CNA offers its errors and omissions coverage as part of a policy that also covers pollution incidents. Many contractors already have or desire pollution policies. Contractors can purchase the CNA coverage without pollution coverage. For a roofing contractor, CNA has reported the pollution premium usually is in the range of 35 to 45 percent of the total premium for the policy.
CNA offers this policy in all 50 states and the District of Columbia and apparently is the only nationwide insurance carrier that offers insurance coverage to contractors for replacement or repairs to the insured contractor's work caused by defective workmanship and defective materials.
If you desire to obtain this added coverage, investigate obtaining CNA's errors and omissions coverage and check with your insurance adviser to see whether there are other insurers who provide similar coverage. The CNA errors and omissions policy helps fill a substantial gap in a contractor's overall insurance and risk management program. If a lawsuit or other claim is brought against a roofing contractor for breach of contract or negligence seeking damages for roof replacement, this coverage could prove to be extremely valuable.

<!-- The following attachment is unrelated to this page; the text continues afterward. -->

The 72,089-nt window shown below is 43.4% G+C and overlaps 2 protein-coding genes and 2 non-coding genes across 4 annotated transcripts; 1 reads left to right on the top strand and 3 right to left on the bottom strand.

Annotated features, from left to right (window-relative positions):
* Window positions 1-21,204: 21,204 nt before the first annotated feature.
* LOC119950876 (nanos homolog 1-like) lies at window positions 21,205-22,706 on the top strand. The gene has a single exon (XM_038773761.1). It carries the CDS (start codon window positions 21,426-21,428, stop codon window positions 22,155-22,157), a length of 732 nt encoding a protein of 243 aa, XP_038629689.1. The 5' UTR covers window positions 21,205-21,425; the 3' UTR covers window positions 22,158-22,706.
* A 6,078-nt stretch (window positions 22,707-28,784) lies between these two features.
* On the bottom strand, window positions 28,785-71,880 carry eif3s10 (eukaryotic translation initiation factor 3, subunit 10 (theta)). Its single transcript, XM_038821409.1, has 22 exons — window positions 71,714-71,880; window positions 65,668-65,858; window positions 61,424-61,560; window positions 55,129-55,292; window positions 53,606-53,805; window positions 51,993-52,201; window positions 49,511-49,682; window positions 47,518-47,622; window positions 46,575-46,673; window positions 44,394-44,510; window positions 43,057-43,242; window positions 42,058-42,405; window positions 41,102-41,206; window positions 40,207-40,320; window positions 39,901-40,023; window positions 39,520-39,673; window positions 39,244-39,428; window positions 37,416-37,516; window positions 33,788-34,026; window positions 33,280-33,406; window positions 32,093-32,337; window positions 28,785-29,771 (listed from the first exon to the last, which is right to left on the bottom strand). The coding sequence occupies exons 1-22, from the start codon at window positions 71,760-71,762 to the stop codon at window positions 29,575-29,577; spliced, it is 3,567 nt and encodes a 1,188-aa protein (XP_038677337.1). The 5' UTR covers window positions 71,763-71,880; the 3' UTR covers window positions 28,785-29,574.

Stephen M. Phillips is a senior partner with Atlanta-based law firm Hendrick, Phillips, Salzman & Siegel.